Get A Freakin’ Hobby!: Embroidery

As my husband can attest, one of the phrases I can’t stop saying lately is “Get a freakin’ hobby!” I’m prone to sarcastically muttering it when I think people are creating drama just for the sake of drama, or butting into my business. As is: are you serious? Do you really have nothing better to do? Get a freakin’ hobby!

So, in the spirit of practicing what I preach, I’ve decided to take my own advice and try something new to occupy my free time. I happened to stumble upon Sublime Stitching, a website, blog, and pattern designer dedicated to quirky embroidery. I immediately fell in love with their often cute, sometimes disgusting patterns and decided this was something I had to try. All I needed to get started was a hoop, some embroidery floss, a needle and the material l wanted to embroider. I was anxious to get started, and couldn’t wait for the ultimate embroidery kit to arrive, so I ran to my local Michael’s and picked up a hoop, an assortment of floss colors, and some fabric scraps they were selling for $0.60. I perused their pattern transfers and decided the teddy bears and roses they had to offer were far too lame for me. I instead picked up a transfer pencil and decided I would find a much more bad ass pattern online that I would trace with the pencil and iron onto my fabric scraps. This embroidery was going to be epic.

As I searched around the web for a pattern I liked, I noticed that a lot of the embroidery bloggers talked about sketching out their own designs and embroidering their drawings onto fabric. I decided this is what I would do, only I wouldn’t sketch a picture. Instead, I would write out yet another one of my favorite phrases, “That’s what she said.” Yes, my first attempt at embroidery was a quote from my favorite television character, Michael Scott. Once successfully completed, I fashioned it into a magnet which now hangs on my fridge.

So, to get YOU started, I’ll share a few of the stitches I learned during my little foray into embroidering. Early Bird Special was a great resource for me as I tried to master the various stitches that you can use.

One of the most basic stitches is the back stitch. You start out by inserting your needle from the back of the hoop, pulling the floss through, and then reinserting the needle down through the front to create a stitch. From there, you reinsert your needle from the back of the hoop again, about a stitch length away from where you just inserted the needle in the front. Your stitch length all depends on how you want your piece to look. Longer stitch lengths will look chunkier, smaller ones more fine.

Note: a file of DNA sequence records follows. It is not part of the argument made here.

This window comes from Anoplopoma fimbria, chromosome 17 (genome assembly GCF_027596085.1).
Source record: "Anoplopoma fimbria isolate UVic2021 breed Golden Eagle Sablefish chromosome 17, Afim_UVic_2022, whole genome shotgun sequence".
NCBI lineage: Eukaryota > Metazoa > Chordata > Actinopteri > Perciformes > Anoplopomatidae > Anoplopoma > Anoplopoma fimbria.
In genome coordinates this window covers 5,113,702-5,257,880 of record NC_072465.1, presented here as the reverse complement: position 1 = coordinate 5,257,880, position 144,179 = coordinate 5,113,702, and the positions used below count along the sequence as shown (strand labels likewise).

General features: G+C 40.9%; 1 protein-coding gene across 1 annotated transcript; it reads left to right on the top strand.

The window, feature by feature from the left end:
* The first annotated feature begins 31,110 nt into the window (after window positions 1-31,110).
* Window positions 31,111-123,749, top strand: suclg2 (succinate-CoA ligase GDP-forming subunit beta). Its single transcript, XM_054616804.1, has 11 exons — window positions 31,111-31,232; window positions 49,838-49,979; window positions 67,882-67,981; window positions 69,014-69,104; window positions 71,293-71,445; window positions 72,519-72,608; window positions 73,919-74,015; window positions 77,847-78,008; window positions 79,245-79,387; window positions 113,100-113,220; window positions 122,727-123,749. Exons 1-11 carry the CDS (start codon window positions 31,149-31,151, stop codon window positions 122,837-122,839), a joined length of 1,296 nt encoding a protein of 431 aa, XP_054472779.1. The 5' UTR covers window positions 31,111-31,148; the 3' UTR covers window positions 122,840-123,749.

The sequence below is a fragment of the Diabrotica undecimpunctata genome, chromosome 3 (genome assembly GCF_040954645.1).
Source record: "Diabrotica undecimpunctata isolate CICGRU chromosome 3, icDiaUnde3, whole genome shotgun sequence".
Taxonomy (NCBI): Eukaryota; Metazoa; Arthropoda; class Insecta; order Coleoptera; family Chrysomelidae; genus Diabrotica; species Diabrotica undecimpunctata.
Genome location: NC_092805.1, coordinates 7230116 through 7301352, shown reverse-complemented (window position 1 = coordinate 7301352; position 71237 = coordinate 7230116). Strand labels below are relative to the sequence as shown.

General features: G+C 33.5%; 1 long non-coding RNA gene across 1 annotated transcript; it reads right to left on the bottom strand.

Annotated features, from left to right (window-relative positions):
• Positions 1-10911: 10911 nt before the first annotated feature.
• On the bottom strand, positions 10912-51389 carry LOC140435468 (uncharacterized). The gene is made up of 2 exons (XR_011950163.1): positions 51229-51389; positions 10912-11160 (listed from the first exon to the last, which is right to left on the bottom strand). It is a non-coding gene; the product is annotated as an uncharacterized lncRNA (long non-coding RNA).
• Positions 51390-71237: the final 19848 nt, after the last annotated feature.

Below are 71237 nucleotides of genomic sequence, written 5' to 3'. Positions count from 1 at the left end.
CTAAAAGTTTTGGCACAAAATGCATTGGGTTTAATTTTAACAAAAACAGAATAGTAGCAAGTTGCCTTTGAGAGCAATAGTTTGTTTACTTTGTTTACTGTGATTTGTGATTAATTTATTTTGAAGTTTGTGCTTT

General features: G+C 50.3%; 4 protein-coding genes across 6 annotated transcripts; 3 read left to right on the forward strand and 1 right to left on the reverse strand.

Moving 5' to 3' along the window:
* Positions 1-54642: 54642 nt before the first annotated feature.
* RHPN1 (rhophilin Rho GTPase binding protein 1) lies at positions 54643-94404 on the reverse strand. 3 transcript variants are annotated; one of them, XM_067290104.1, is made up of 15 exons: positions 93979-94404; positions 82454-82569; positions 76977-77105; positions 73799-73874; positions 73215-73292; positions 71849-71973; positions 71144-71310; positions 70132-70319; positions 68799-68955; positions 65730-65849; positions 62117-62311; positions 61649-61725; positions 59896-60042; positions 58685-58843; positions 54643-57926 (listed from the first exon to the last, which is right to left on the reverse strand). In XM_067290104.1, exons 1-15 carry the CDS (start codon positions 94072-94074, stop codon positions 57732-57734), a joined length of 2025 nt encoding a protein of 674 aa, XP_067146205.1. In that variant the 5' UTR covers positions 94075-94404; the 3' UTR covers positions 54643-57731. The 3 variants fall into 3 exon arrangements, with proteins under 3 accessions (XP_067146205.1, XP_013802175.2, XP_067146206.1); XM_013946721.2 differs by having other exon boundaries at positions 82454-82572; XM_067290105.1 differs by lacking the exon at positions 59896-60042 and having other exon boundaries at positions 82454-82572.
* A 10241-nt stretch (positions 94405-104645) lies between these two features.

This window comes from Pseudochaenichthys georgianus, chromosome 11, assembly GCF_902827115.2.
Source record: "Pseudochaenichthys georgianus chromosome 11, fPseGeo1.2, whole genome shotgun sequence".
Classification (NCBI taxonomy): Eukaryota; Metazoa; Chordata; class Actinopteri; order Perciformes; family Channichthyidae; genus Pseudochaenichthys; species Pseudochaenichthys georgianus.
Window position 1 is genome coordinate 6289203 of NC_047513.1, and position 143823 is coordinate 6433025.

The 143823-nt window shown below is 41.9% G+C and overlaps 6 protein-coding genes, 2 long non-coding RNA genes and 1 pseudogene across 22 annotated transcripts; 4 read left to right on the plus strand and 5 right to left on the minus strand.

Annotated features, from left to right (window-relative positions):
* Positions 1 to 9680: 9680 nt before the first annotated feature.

Once you’ve pulled your floss all the way through to the top again, you’re going to reinsert it close to the last stitch (the spot you last pulled the needle from the front to the back).

The stem stitch is really similar to the back stitch. The only difference is where you situate your needle when you’re pulling it through from the front to the back. Like the back stitch, you’ll start by pulling your needle through from the back, and creating a stitch. And again, like the back stitch, you’ll reinsert the needle from the back a stitch length away. This time though, when you push the needle in from the front to the back, you’re going to insert the needle next to the last stitch instead of in front of it.

My stem stitches still come out a little messy, but you can see how a back stitch and a stem stitch differ in looks.

The third (and sadly, last) stitch I’ve mastered is the split stitch. This is actually the stitch I used for the lettering on my magnet, for no real reason other than I got really cocky and thought I would be a whiz at this this. This stitch is a little less forgiving than the other two, but isn’t all that much harder. You start off by, you guessed it, pulling the needle in from the back and creating a stitch. When you come through from the back for the second time though, you are going to go straight through the middle of the stitch you just created. I literally count out the number of threads in the floss to make sure I have it perfectly centered in my stitch. Then, you’re going to reinsert from the front about a stitch length away and repeat.

If you’re looking for more inspiration, check out Feeling Stitchy, which also features work by manbroiderers (yes, that’s exactly what it sounds like) or MrXStitch which features NSFW needlework and is where I found a sweet Bansky embroidery. Happy stitching!

Got a freakin’ hobby that you’ve been meaning to try? Let Gozamos’ resident hobby guinea pig give it a test run for you! Email Melissa at or leave your suggestions on Gozamos’ Facebook wall.

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